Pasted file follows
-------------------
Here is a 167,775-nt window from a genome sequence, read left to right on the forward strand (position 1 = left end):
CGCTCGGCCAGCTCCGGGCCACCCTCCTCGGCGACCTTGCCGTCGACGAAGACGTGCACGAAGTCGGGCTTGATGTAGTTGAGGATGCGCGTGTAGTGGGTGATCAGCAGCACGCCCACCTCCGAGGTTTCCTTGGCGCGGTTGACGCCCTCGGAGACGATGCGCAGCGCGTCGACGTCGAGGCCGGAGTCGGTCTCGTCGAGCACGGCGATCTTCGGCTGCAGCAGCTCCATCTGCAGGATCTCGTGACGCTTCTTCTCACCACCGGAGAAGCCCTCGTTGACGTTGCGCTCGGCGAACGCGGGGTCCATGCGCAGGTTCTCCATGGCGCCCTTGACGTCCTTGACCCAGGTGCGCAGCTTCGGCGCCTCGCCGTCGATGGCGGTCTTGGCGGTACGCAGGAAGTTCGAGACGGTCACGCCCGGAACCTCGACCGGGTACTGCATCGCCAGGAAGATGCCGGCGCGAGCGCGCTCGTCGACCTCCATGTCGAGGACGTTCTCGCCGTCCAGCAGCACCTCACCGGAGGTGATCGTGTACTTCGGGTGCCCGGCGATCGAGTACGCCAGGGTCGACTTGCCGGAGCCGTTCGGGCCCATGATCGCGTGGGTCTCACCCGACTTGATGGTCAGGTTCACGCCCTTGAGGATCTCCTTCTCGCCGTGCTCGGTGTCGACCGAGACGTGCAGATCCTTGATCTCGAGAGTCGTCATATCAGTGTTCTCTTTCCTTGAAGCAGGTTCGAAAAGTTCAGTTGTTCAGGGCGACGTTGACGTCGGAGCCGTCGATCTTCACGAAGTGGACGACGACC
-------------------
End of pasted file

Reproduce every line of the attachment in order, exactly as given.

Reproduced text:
Here is a 167,775-nt window from a genome sequence, read left to right on the forward strand (position 1 = left end):
CGCTCGGCCAGCTCCGGGCCACCCTCCTCGGCGACCTTGCCGTCGACGAAGACGTGCACGAAGTCGGGCTTGATGTAGTTGAGGATGCGCGTGTAGTGGGTGATCAGCAGCACGCCCACCTCCGAGGTTTCCTTGGCGCGGTTGACGCCCTCGGAGACGATGCGCAGCGCGTCGACGTCGAGGCCGGAGTCGGTCTCGTCGAGCACGGCGATCTTCGGCTGCAGCAGCTCCATCTGCAGGATCTCGTGACGCTTCTTCTCACCACCGGAGAAGCCCTCGTTGACGTTGCGCTCGGCGAACGCGGGGTCCATGCGCAGGTTCTCCATGGCGCCCTTGACGTCCTTGACCCAGGTGCGCAGCTTCGGCGCCTCGCCGTCGATGGCGGTCTTGGCGGTACGCAGGAAGTTCGAGACGGTCACGCCCGGAACCTCGACCGGGTACTGCATCGCCAGGAAGATGCCGGCGCGAGCGCGCTCGTCGACCTCCATGTCGAGGACGTTCTCGCCGTCCAGCAGCACCTCACCGGAGGTGATCGTGTACTTCGGGTGCCCGGCGATCGAGTACGCCAGGGTCGACTTGCCGGAGCCGTTCGGGCCCATGATCGCGTGGGTCTCACCCGACTTGATGGTCAGGTTCACGCCCTTGAGGATCTCCTTCTCGCCGTGCTCGGTGTCGACCGAGACGTGCAGATCCTTGATCTCGAGAGTCGTCATATCAGTGTTCTCTTTCCTTGAAGCAGGTTCGAAAAGTTCAGTTGTTCAGGGCGACGTTGACGTCGGAGCCGTCGATCTTCACGAAGTGGACGACGACC